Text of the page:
BRFN vs PETRONAS & BC

brfncrop

Northeastern British Columbia is rich in a diversity natural resources, which includes an abundance of Natural Gas, the extraction of which has become a 40 year project for PETRONAS Canada. Much of these resources lie on Indigenous lands but, it seems, as Amnesty International has claimed in a report titled Out of Sight, Out of Mind, that the Indigenous people are “excluded from a meaningful role in decision-making and bear a greater burden, including loss of culture and traditional livelihoods.” While they may acquiesce and sign benefit agreements,  it appears that in reality the indigenous people are dealing with the kind of ‘offers they cant refuse.’ As Blueberry River First Nation (BRFN) trapper, rancher, hunting guide and logger Brian Clarke notes pointedly, but without criticizing the oil and gas companies whom it seems first encroached on his trap lines and then provided him work ploughing snow or moving earth, “if you can’t beat them, you join them … And you can’t beat them.”

The amnesty report shows how the consequences go beyond environmental and land tenure considerations, deep into the very social fabric of these native communities. In summary, the report concludes, “The model of resource development, particularly the reliance on large numbers of transient workers, widens inequalities between Indigenous and nonIndigenous people and between women and men, negatively impacting Indigenous families’ access to food, housing and social services and increases risks of violence.” The report specifically criticizes government for failing to allocate sufficient resources to services necessary to meet these needs.

Natural Gas extraction (fracking) is only one of many resource activities, and PETRONAS only one of many corporate entities at work causing ‘disturbance’ in the Peace River area of Northeastern BC. These disturbances are evidenced in great detail in the David Suzuki Foundation 2016 report titled Atlas of Cumulative Landscape Disturbance in the Traditional Territory of Blueberry River First Nations. While there are many parties involved, it is PETRONAS that has recently and notably been the beneficiary of a British Columbia Environmental Assessment Office (EAO) decision that exemplifies the powerful corporate/ administrative forces that the small native communities have to contend with. PETRONAS was given unprecedented retrospective approval for two massive dams that were built on Blueberry River First Nation (BRFN) land without obtaining legally required permissions and exemptions. BRFN’s legal counsel Maegan Giltrow has said that this decision has been made in the face of Blueberry’s repeatedly expressed concerns  about the diminishing water quality and quantity.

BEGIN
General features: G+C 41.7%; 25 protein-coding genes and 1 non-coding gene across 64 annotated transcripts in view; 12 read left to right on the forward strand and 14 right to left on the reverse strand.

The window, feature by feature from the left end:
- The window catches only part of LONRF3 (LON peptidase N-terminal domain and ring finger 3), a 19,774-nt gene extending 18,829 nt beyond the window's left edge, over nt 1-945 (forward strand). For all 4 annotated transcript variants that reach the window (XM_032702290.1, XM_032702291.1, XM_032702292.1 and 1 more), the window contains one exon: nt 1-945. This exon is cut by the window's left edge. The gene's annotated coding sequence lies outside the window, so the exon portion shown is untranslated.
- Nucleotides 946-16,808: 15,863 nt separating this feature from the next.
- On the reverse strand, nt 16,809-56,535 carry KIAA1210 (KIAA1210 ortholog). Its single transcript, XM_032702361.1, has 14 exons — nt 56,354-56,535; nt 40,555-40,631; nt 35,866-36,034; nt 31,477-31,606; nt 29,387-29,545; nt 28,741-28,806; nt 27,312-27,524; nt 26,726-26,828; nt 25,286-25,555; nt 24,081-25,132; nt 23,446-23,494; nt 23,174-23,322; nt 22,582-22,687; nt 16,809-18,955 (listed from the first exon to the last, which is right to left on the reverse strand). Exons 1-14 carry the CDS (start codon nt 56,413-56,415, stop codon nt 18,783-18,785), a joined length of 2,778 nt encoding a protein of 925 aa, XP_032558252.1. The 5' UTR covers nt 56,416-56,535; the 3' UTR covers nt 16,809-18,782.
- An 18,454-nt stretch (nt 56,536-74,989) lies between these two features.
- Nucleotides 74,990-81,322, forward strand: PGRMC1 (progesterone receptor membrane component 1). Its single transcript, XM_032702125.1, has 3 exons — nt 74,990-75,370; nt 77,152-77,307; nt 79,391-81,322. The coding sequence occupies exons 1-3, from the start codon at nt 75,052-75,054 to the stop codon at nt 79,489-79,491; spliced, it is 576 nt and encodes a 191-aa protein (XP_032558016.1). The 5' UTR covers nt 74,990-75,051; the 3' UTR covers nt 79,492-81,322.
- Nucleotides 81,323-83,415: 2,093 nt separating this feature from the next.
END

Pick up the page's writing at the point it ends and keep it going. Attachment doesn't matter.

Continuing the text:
According to BRFN lands manager Norma Pyle, the BRFN has been repeatedly sounding alarm bells to the Crown about the diminished water quantity in their territory, “We have been watching lake levels drop, muskeg disappear, mineral licks dry up and streams reduce to small versions of their former selves.” The Blueberry River First Nations submitted detailed commentary and evidence to the EAO against the granting of the post factum exemptions to PETRONAS, but to no avail. It is in this context that the BRFN recently withdrew of a wider treaty infringement claim against the Province of British Columbia alleging that the cumulative effects of industrial development on its territory had breached the government’s obligations under Treaty 8.

Sandy Carpenter, Sam Adkins and Josh Smith note that after consultation and negotiation between the BC Oil and Gas Commission (OGC), BRFN and the Ministry of Energy, Mines and Petroleum Resources, the parties signed a Regional Strategic Environmental Assessment Interim Measures Agreement, which prohibits or restricts new surface disturbance in defined critical areas of BRFN territory, while managing development activities in other specified areas. This interim agreement came into force on July 16, 2018. Without knowing the mitigation afforded the BRFN by the terms of the agreement, I venture to suggest that with  two previous court decisions against them, one can understand that they might have felt that you just cant beat them.

Image edited from: https://davidsuzuki.org/science-learning-centre-article/atlas-cumulative-landscape-disturbance-traditional-territory-blueberry-river-first-nations-2016/